Guest commentary: Don’t move TH electrical department
From Steve Blettner
When I started working for the City of Two Harbors in 1984, the electrical department was located at the South Avenue garage along with the public works. We had trucks, material and equipment stored there and at the gas and water garage, now called the north campus. Almost every day, depending on the work that was assigned, my boss would chauffer one or two employees up to and back from the gas and water garage for trucks and material needed that day. When we needed something else during the day, you had to remember which location it was at since the garages were located on the opposite ends of town. People would come in needing to talk about utilities, only to be told that they would have to go up north to talk to gas and water. This is not cost effective or customer friendly. When I became the superintendent in 1995, I knew there had to be a better and cheaper way. So, a couple of department heads started the push the city to consolidate all the city utilities and the public works in one location. Given space constraints, the logical choice was at the north campus. After nearly 10 years of working with various councilors and two administrators, a building was built, the existing building was enlarged and new offices for the department heads were constructed. Finally, we had all of the city utilities and public works consolidated in one location – “one stop shopping” for our customers, taxpayers and developers. There is no more need for chauffeuring people back and forth. All materials are delivered to one location. When we have truck issues the mechanics are right there to get it fixed. This has proven invaluable for the three department heads, and it’s nice to be able to visit face to face in the morning and throughout the day about the day’s interdepartmental needs as opposed to communicating through multiple phone calls. Most of all operating costs were decreased, saving the city money. This was a win for everybody. When we still owned the south garage, we would store some equipment there, primarily in the winter to keep it out of the weather, which is a big reason that we could get the maximum life out of our equipment. Now that the south garage has been sold, there is a need for additional storage. It only makes sense to have that storage building at the north campus.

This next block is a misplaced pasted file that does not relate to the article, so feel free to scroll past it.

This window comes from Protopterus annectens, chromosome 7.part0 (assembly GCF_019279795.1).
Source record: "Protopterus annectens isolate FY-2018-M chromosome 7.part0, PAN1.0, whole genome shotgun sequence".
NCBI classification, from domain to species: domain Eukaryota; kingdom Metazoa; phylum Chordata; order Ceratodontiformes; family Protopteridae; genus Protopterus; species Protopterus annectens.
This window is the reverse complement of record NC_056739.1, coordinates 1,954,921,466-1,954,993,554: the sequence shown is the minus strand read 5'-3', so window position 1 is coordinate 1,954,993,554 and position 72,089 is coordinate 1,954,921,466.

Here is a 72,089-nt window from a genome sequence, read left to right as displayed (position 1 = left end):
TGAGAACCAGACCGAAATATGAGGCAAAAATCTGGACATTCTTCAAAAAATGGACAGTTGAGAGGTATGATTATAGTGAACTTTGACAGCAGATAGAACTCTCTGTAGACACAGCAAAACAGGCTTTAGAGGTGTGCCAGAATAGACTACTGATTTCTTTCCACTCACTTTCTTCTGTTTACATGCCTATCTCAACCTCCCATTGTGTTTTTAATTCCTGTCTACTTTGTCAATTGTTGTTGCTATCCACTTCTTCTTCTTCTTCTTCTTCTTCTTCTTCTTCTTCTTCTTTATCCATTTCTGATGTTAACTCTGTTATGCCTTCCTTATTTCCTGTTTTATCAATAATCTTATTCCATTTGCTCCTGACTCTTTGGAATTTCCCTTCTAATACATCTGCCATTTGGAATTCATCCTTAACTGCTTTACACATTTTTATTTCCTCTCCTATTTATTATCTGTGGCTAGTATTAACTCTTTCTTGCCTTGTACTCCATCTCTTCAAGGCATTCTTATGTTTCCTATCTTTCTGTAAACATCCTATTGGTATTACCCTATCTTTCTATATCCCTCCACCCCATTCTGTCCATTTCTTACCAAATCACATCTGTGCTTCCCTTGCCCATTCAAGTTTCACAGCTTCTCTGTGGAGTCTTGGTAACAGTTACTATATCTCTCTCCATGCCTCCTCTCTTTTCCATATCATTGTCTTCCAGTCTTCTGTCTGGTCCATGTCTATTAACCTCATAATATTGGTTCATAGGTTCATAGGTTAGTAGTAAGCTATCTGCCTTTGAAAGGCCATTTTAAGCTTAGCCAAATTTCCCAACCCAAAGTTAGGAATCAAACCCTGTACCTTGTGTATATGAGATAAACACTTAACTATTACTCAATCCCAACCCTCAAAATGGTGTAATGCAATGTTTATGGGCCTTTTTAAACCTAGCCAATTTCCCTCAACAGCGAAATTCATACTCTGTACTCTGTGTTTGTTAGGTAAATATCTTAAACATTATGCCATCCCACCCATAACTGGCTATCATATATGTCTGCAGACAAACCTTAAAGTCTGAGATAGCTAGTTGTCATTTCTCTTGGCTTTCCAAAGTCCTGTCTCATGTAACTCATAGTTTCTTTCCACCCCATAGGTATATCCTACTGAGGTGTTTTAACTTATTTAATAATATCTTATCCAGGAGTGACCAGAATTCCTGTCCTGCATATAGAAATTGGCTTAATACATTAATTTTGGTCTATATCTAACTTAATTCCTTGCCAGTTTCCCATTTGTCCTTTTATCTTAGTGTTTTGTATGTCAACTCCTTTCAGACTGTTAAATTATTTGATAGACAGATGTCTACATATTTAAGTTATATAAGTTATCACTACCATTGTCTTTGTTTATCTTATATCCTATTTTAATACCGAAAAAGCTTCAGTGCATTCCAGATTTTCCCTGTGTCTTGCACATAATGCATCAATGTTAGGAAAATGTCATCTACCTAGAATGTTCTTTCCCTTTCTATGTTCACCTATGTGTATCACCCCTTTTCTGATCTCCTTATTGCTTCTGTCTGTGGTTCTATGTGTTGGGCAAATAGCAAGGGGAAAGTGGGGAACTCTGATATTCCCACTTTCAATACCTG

Now, the Mayor is pushing to move the liquor store and the electrical department to the old Sonju building (1100 7th Ave., Two Harbors). While I don’t disagree that the liquor store could be enlarged or put in a better location, that is not the point of this letter. Remember, the liquor store turns a profit every year. The problem is that there is not enough money in the liquor fund to move or construct a new building because the mayor and the council constantly take money from the liquor fund to pay for the golf course and all their little projects.
The asking price for the building in question is $1,200,000 (According to the website of Greg Follmer, the real estate seller that is marketing the building, the asking price is $1,595,000 – Ed.). That’s right - $1.2 million dollars! I am told that the building needs some repair, and then you add the remodeling costs to put a liquor store there, the purchase of large coolers and needs of the electrical department, what are we up to? $1.5 million? More?
Now you see why he wants to put the electrical department in the Sonju building. It’s too expensive for just a liquor store. He can take the money out of the electric fund. This is the only reason to move this department. No one in the electrical department asked for this move. It serves no useful purpose. Remember, we worked for nearly 10 years to consolidate all the departments into one location, and now he wants to change that. This is not progressive thinking; this is regressive thinking. We are going backward; not forward. This is not cost effective. Go ahead and move the liquor store, as they could use the space, but don’t move the electrical department.
You would think that now that I am retired, I would not care about what happens to the electrical department. However, since I’ve put almost 30 years – about half of my life – into the department, I felt I had to speak up.
Steve Blettner recently retired from the city of Two Harbors after nearly 30 years of working in the electrical department. For the last 19 years, he was the electrical superintendent.